March 11, 2012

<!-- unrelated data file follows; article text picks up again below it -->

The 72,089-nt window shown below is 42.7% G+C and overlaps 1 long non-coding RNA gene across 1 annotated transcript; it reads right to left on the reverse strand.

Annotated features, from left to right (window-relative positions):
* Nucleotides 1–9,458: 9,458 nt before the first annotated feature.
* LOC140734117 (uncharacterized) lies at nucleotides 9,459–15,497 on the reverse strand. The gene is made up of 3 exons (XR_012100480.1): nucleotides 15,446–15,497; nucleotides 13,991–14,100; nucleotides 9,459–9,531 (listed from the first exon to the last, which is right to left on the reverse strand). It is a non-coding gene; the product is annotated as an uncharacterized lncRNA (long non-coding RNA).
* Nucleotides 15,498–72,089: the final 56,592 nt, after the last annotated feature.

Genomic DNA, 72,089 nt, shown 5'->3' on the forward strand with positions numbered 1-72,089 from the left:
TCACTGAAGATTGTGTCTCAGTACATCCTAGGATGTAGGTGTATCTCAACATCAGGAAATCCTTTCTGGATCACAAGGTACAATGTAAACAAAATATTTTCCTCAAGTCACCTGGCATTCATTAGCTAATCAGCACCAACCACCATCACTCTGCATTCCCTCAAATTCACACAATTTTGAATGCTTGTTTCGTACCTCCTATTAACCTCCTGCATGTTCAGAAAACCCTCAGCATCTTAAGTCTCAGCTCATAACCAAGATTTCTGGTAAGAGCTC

It's not unusual for religious-liberty law firms to get involved when people are told their Christian faith can't be expressed in public, but in a new federal lawsuit, it was none other than a religious-liberty law firm that found itself denied access to a meeting room in a public library in Oregon because its members would be discussing issues from a biblical perspective. WORLD News Service reports that Liberty Counsel was hoping to hold a biblical education seminar for employees and volunteers at the Seaside Public Library in late 2010, but was denied by the board of trustees who cited a policy against allowing "religious services or proselytizing" on its property. When Liberty Counsel tried again last December, it was told the same thing and informed there was no point in making further requests. "Of all places, a public library is supposed to welcome multiple viewpoints," said Liberty Counsel founder and chairman Mat Staver. Since Liberty Counsel wasn't trying to hold a worship service, Staver said the library's policy violated the U.S. Constitution. "They picked the wrong organization to discriminate against," he said.